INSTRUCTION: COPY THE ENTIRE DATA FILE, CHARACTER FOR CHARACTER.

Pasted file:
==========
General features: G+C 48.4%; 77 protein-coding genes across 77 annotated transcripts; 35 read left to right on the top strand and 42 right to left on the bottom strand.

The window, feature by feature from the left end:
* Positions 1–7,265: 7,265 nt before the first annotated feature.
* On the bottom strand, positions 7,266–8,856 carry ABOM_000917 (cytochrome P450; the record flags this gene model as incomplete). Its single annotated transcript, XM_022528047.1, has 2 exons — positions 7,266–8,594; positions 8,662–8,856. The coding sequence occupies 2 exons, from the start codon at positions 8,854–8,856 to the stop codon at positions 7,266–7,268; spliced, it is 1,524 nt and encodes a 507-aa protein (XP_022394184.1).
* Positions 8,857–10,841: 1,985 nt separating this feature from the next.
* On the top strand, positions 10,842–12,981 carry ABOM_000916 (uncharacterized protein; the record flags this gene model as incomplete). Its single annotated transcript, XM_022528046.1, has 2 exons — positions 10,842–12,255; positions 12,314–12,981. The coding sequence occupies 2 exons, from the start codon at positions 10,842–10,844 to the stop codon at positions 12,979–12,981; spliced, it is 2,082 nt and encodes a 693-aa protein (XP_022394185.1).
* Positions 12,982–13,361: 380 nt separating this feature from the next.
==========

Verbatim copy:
General features: G+C 48.4%; 77 protein-coding genes across 77 annotated transcripts; 35 read left to right on the top strand and 42 right to left on the bottom strand.

The window, feature by feature from the left end:
* Positions 1–7,265: 7,265 nt before the first annotated feature.
* On the bottom strand, positions 7,266–8,856 carry ABOM_000917 (cytochrome P450; the record flags this gene model as incomplete). Its single annotated transcript, XM_022528047.1, has 2 exons — positions 7,266–8,594; positions 8,662–8,856. The coding sequence occupies 2 exons, from the start codon at positions 8,854–8,856 to the stop codon at positions 7,266–7,268; spliced, it is 1,524 nt and encodes a 507-aa protein (XP_022394184.1).
* Positions 8,857–10,841: 1,985 nt separating this feature from the next.
* On the top strand, positions 10,842–12,981 carry ABOM_000916 (uncharacterized protein; the record flags this gene model as incomplete). Its single annotated transcript, XM_022528046.1, has 2 exons — positions 10,842–12,255; positions 12,314–12,981. The coding sequence occupies 2 exons, from the start codon at positions 10,842–10,844 to the stop codon at positions 12,979–12,981; spliced, it is 2,082 nt and encodes a 693-aa protein (XP_022394185.1).
* Positions 12,982–13,361: 380 nt separating this feature from the next.